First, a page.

• Carbon emissions both from combustion and embedded.
  • Arbitrage options
  • Transmission, Distribution, loss factors and retail margins

Using these inputs the model derives the System Levelised Costs of Energy (SLCOE) and energy prices to wholesale and low voltage retail customers.

The model also calculates the actual shares of energy for each generator, capacity factors and costs of carbon abatement.

Description of the six energy plans:

  1. NEM 2021 Gen Mix – this uses the existing NEM based mix of coal, gas, wind, solar and hydro with the existing transmission, distribution and ancillary services costs. It is intended to act as a “control” for subsequent plans and demonstrate the correct order of costs and emissions.
  2. ISP 100% RE + Pumped Storage – This plan uses wind, roof top and utility level solar and existing hydro as the generators. Storage is provided by 5.1GW of batteries and 21GW of pumped hydro.
  3. ISP Step DP1 – This plan was determined by AEMO and uses the residue of coal plants, existing hydro, combined and open cycle plants, plus wind and roof top and utility grade solar. Storage is provided by 12.8GW of batteries and 9.7 GW od pumped hydro.
  4. ISP Central DP1 – This plan determined by AEMO is a less aggressive option than the Step Change and uses more coal and gas. Storage is provided by 6.6GW of batteries and 7.7GW of pumped storage.
  5. Nuclear ISP 50% + VRE 2042. This plan eliminates coal use and allows for the use of 15.25GW of small nuclear power plants which would amount to 54 generating units on the NEM grouped in large plants in the same manner as our existing coal plants have multiples of coal generators. They would be located primarily at the sites of existing coal and gas generators or close by the grid at coastal locations. Additional generation is provided by 7.1GW of existing hydro, 2.5GW of open cycle gas, 11 GW of wind and 41 GW of roof top and utility solar. Storage is provided by 6.5 GW of Pumped Hydro and 7GW of batteries.
  6. Nuclear ISP 76% + VRE 2042. This plan eliminates all coal and gas. It also eliminates the use of wind energy due to its high reliance on gas energy as a backup resource. It utilises 23GW of small nuclear power plants amounting to 82 generating units on the NEM grouped in large plants. They would be located primarily at the sites of existing coal and gas generators or close by the grid at coastal locations. Additional generation is provided by1GW of existing hydro and 22.5 GW of roof top and utility solar. Storage is provided by 4 GW of pumped hydro and 4.5GW of batteries.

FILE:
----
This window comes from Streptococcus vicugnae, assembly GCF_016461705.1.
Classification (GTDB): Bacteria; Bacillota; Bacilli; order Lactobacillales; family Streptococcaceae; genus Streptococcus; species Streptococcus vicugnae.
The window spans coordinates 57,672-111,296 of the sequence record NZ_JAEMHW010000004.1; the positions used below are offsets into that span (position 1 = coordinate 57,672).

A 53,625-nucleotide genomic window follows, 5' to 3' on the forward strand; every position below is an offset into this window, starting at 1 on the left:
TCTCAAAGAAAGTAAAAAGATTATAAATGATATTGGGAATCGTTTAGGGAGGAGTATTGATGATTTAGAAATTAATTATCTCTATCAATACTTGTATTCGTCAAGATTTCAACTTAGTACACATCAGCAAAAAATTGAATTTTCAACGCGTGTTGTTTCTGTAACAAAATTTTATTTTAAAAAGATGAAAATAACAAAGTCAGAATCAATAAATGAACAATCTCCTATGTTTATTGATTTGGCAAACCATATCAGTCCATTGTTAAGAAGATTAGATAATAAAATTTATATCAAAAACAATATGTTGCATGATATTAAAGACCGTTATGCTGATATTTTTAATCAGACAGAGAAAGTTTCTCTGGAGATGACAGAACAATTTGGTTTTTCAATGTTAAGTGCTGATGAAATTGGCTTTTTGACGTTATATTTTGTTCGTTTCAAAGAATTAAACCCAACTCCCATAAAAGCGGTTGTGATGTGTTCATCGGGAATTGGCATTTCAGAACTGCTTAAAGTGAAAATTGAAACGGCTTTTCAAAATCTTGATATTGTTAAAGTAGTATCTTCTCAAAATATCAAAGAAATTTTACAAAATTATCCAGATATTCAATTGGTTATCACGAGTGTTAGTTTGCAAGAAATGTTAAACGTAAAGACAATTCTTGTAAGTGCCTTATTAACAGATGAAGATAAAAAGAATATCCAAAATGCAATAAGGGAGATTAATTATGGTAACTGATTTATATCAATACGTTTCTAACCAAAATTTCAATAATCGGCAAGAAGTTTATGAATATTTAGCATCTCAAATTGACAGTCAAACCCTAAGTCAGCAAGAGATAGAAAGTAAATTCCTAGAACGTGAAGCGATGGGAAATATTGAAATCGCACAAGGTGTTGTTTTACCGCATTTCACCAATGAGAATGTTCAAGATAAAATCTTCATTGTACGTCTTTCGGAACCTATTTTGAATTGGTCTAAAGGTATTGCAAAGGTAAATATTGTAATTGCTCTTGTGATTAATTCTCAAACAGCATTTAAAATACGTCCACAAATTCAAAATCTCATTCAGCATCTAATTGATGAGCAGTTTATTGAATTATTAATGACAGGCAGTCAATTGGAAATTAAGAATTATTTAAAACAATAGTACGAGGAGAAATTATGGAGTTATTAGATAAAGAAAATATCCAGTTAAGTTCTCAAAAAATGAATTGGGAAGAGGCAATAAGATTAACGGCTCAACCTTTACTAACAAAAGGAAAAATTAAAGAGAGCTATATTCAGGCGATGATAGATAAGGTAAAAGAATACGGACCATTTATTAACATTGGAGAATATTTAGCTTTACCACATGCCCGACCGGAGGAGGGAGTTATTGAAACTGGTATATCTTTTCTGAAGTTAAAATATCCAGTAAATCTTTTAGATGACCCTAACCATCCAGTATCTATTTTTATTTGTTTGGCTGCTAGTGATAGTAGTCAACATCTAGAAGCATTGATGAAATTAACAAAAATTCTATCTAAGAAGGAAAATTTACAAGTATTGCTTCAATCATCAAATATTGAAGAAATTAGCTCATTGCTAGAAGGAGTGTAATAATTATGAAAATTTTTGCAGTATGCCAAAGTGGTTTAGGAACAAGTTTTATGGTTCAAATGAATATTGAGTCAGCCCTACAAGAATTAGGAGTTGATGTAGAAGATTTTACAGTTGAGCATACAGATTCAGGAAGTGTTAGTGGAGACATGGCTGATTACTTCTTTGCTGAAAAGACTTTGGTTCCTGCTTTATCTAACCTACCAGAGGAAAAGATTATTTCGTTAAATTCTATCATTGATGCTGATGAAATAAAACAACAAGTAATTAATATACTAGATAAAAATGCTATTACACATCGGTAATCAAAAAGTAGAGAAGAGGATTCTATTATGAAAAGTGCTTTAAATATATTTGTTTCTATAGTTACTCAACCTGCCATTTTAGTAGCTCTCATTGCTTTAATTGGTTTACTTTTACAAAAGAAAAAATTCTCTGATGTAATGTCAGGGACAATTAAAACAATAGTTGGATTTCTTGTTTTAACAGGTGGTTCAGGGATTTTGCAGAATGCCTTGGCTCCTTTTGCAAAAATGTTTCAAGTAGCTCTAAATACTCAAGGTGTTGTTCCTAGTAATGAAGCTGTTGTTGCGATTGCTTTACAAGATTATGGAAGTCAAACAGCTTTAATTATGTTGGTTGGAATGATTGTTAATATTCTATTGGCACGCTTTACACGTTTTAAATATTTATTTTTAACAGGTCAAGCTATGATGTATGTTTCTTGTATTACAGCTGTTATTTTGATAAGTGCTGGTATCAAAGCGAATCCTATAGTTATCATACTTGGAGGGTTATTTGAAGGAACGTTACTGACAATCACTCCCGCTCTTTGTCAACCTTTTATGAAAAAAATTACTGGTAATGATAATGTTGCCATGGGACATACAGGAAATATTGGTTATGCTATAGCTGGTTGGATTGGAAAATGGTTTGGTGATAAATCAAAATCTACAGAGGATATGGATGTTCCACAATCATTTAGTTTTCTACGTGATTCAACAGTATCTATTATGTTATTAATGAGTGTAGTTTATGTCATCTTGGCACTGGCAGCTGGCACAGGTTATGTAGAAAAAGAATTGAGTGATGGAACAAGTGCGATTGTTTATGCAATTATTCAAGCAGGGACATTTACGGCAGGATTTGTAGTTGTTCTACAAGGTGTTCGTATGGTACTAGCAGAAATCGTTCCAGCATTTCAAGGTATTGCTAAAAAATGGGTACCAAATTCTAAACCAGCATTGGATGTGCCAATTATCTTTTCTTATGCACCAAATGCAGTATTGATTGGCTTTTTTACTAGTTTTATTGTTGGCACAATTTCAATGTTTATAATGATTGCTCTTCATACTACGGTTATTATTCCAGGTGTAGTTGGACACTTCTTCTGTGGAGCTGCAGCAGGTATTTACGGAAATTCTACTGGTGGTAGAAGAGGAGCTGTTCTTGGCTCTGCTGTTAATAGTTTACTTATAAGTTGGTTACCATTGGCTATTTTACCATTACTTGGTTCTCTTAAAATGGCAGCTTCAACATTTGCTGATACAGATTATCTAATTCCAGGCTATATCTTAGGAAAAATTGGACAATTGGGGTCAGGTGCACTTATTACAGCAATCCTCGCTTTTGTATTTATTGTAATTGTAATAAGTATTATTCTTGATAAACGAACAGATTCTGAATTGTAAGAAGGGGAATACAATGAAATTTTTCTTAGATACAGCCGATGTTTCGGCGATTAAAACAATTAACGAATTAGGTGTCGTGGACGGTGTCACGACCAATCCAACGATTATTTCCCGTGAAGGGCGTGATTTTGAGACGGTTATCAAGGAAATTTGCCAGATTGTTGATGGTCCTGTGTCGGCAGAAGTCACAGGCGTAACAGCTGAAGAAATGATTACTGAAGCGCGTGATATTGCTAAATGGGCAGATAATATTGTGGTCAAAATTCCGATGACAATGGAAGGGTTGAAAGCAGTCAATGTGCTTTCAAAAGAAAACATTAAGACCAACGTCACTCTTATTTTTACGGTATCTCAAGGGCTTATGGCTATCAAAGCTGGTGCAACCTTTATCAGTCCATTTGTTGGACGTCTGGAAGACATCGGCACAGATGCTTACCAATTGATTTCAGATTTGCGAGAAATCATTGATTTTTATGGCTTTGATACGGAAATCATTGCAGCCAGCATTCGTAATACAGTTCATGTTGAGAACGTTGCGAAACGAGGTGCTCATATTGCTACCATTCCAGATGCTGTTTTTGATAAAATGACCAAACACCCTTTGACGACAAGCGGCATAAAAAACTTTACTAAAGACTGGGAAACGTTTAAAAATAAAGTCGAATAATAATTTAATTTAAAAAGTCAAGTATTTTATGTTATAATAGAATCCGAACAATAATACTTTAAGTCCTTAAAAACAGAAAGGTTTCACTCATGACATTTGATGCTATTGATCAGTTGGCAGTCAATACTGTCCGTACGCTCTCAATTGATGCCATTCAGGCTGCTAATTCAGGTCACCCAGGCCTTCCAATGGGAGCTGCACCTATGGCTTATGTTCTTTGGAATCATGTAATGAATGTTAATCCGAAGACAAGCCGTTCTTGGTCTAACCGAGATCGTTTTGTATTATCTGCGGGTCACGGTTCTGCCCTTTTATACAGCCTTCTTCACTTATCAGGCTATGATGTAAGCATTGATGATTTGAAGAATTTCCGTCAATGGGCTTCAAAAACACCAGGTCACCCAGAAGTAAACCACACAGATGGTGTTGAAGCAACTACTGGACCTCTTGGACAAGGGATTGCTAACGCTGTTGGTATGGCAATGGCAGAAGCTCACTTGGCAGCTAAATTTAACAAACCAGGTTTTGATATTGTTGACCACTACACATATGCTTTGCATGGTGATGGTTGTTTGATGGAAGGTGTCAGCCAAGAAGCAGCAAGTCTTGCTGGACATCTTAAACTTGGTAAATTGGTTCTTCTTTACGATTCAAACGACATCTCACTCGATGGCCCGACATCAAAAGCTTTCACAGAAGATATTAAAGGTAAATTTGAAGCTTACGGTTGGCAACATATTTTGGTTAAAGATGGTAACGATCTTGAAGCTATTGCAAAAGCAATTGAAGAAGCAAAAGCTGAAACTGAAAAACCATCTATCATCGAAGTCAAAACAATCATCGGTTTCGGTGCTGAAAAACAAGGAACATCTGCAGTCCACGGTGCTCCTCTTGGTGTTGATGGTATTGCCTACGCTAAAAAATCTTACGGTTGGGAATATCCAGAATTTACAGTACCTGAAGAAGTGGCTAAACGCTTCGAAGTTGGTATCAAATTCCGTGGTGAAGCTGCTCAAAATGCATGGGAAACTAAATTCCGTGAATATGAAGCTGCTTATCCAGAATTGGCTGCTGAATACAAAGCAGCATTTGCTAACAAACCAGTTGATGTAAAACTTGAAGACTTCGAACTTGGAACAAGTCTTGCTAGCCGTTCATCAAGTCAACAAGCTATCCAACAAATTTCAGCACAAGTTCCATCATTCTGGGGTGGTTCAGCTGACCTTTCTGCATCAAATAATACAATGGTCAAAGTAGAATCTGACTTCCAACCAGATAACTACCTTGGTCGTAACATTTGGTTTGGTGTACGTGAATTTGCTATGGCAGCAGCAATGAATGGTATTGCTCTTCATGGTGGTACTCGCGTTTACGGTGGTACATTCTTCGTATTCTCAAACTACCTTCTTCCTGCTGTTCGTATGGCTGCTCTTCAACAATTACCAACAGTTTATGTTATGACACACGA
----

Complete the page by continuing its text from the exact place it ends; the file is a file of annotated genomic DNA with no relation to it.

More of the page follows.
Results of Comparison

Both the 2021 and 2042 CSIRO cost base scenarios, plus our assessment of the GE plant, show significant cost benefits when nuclear energy is included in the mix compared to systems based on exclusively on variable renewables. These results are consistent with a recent OECD[i] study of the Texas ERCOT (Electricity Reliability Council of Texas) system. This highlighted the impact that variable wind and solar have on electricity system costs and the cost of the extra backup generators, costly transmission lines and excess capacity required.

In particular, the plan which deploys 76% of nuclear energy is the least cost and eliminates all fossil fuel combustion. Its minor emissions of 22 gr CO2/kWh are derived from embodied carbon in the construction of all the generators.



Costs of Generation Costs to Large Industry Cost to Families and Low Voltage consumers Cost compared to NEM 2021 Gen Mix Emissions intensity

gr CO2/kWh

NEM 2021 Gen Mix  $87  $138  $258 1.00 614
ISP 100% RE + Pumped Storage  $162  $313  $479 1.86 21
ISP Step DP1 2042  $120  $224  $418 1.62 88
ISP Central DP1 2042  $92  $166  $311 1.21 306
Nuclear ISP 50% + VRE 2042  $82  $147  $281 1.09 40

Nuclear ISP 76% + VRE 2042



 $231 0.90 22

System Management – a grounding in reality

The use of nuclear energy on the NEM would provide a system free from the consequences and complexity of juggling a variable renewable system with all attendant storage and ancillary services costs.

Figure 6 shows the interaction of the generators and storage required to meet the load. The nuclear power plants are running at high and economic capacity factors of 84% and are meeting the base load power demand. During the daily cyclic demand, a combination of the existing hydro plus solar and storage are meeting the load. The option exists to substitute open cycle gas plants for some of the storage at a modest overall emissions intensity of an additional 10 – 20 gr CO2/kWh.

Reference to international examples.

This system has precedent – it’s very similar to that deployed in France for the past 30 years and has created amongst the lowest cost energy systems in the EU. France built 63 GW of nuclear energy over a 22 year period. Their Generation II plants had a materials intensity at least double that of the modern BWRX 300 plants. In effect Australia, with only 23 GW of installation, would be set with a construction project consuming about 20% of the effort made by France in the 1970’s to 1990’s.

Only a massive loss of confidence would prevent Australia from doing the job in one or two decades.

Figure 6 – Nuclear ISP 76% + VRE